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The ABCs of Tree Health – Part 1: Diseases

Are the trees in your yard lush and green, plagued with brown leaves and damaged bark or somewhere in between? If yours fall into that last description, it’s good to brush up on some basics to help you diagnose the problem

Three things required for disease to develop in a tree

Trees can be affected by both diseases and insects. We’ll first take a look at diseases and then next month turn to insect problems. In either case, if you notice a problem with your trees, it’s wise to start examining them and taking notes. That’s the first step in selecting an appropriate treatment.

One underlying problem that might make a tree more susceptible to disease is environmental stress. Whether in nature or in your well manicured yard, trees compete for shade, water and nutrients. When a tree does not get these in the proper balance, it can adjust its growth and developmental pattern in response.

Step One: Correctly Identify The Problem

Simple as it sounds, you need to know what kind of tree you have to correctly identify the problem. This is because many diseases only affect certain types of trees. Make sure you know what kind of tree you have and you’ll immediately limit the your list of suspects.

Do you have more than one tree of the same species? If so, does one tree have a problem or do all the trees? This is especially important if only one tree appears to be affected, which points toward a disease. If all trees  are affected (including trees of a different type), then signs may point to poor drainage, chemical damage or perhaps weather damage.

When did the problem occur? Did it appear overnight or take a long time to develop? If it showed up almost overnight, disease is less likely to be a problem because diseases typically take time to develop.

What color are your trees roots? If they’re blackish, the problem may be overwatering or a root-rotting organism. If they’re brown, then underwatering may be the problem or it might be a problem with toxic chemicals.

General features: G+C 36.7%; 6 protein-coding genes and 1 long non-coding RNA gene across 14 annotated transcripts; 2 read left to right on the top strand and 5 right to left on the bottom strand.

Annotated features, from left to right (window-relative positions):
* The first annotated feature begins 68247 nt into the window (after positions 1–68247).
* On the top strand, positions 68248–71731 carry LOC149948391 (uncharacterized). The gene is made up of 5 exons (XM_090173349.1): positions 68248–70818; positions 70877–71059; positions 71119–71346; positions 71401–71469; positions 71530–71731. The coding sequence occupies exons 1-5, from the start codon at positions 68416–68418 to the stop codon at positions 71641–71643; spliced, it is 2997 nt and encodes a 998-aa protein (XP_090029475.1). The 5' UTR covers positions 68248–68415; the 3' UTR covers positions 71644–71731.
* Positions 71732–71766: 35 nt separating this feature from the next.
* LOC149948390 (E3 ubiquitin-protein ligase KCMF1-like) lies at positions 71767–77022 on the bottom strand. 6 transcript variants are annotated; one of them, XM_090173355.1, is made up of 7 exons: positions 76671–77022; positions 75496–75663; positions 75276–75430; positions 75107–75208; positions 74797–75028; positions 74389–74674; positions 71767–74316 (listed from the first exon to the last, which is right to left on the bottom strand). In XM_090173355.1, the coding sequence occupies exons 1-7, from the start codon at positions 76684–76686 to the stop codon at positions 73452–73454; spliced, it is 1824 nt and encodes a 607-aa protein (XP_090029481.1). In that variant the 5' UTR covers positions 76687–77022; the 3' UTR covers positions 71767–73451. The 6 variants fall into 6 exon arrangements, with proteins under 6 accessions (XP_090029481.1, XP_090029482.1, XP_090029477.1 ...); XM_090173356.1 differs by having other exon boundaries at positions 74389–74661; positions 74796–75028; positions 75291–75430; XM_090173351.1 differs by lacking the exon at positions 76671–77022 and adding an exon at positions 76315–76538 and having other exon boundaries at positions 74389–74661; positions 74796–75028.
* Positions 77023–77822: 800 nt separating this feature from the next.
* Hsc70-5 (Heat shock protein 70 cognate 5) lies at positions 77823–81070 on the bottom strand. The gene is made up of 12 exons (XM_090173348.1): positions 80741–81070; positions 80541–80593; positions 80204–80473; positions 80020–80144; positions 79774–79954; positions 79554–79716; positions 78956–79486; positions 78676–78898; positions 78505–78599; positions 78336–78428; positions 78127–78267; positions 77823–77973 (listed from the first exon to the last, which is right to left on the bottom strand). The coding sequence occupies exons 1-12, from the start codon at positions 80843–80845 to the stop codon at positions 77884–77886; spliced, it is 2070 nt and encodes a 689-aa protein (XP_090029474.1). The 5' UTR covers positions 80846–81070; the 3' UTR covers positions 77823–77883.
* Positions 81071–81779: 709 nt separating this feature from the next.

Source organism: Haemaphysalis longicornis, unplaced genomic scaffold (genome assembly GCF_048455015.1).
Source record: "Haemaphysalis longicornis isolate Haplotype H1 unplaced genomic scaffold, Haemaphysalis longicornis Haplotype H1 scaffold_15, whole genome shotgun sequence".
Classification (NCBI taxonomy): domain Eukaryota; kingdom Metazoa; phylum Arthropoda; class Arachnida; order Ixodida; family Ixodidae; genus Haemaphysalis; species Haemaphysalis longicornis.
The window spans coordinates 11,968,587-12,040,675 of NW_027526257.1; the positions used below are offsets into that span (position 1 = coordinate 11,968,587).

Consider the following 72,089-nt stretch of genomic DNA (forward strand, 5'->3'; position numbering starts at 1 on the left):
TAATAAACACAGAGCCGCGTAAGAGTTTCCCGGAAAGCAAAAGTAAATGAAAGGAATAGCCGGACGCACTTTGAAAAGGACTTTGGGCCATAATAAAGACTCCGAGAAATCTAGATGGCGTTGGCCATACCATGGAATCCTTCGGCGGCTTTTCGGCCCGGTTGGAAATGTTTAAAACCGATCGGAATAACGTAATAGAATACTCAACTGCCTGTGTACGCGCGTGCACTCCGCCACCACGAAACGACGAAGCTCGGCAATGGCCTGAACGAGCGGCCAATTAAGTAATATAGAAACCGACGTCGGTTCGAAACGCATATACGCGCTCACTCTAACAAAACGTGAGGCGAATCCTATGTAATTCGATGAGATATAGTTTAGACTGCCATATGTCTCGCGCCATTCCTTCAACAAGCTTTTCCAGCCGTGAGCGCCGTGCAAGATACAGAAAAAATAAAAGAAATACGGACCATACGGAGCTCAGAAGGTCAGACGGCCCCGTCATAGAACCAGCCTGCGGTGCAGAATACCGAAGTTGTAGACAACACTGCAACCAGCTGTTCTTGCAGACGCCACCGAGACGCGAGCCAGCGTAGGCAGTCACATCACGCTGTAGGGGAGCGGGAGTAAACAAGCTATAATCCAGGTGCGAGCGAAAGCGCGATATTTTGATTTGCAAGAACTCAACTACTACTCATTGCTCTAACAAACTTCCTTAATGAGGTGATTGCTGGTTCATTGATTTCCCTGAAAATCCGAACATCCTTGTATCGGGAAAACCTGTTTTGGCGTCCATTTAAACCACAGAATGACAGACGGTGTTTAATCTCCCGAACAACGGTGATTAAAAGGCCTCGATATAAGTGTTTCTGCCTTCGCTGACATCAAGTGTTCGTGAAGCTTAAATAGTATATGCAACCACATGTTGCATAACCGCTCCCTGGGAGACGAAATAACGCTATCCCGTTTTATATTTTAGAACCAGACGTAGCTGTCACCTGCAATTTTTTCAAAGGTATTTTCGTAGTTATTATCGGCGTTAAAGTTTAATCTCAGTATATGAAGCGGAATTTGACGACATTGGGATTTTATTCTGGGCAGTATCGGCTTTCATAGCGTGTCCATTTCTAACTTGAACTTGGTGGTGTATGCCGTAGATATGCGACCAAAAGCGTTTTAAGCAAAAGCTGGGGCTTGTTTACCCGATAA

Here in the Conejo Valley we don’t see much damage to trunks and branches caused by weather. After all, ice storms are pretty rare around here! But fire, damage from animals or even damage from power equipment can ding up a tree’s trunk or branches, and that can open up a path for pathogens and wood-rotting organisms. Inspect your tree’s trunk and branches — are they damaged?

What color are your tree’s foliage? Your trees leaves, including the affected leaves, can reveal a lot. If your tree has twisted or curled leaves, the problem may be a viral infection, insect feeding or show that it’s been exposed to an herbicide. If you ntice dead leaves at the to of the tree, a likely suspect is environmental or mechanical root stress.

There are three things that must be present for a tree to succumb to a disease. There must an agent that cause the disease (known as a pathogen), your tree must be susceptible to a particular disease and the environment needs to allow the disease to develop.

Trees differ widely, though — some are very hardy and resist disease very well while others are not so hardy. This is actually something you might consider before you plant any new trees — choose a variety that is resistant to diseases common to the Conejo Valley.

If you research diseases, you’ll find they fall into two categories. The first is infectious diseases caused by microscopic living agents. These include fungi, bacteria and viruses. These diseases can be transmitted from tree to tree.

The second type of disease includes those found mostly in suburban areas. Causes of these diseases vary from compacted soil and nutrient deficiencies to temperature extremes and wide variations in watering. One problem with both diseases, however, is that it’s tough to tell the difference between them because the symptoms are often similar. Obviously, though, it’s imperative to figure out the cause in order to determine the right treatment. If you have any doubt about a disease that’s affecting your trees, give us a call — we’re here to help.

Image by Johannes Rössel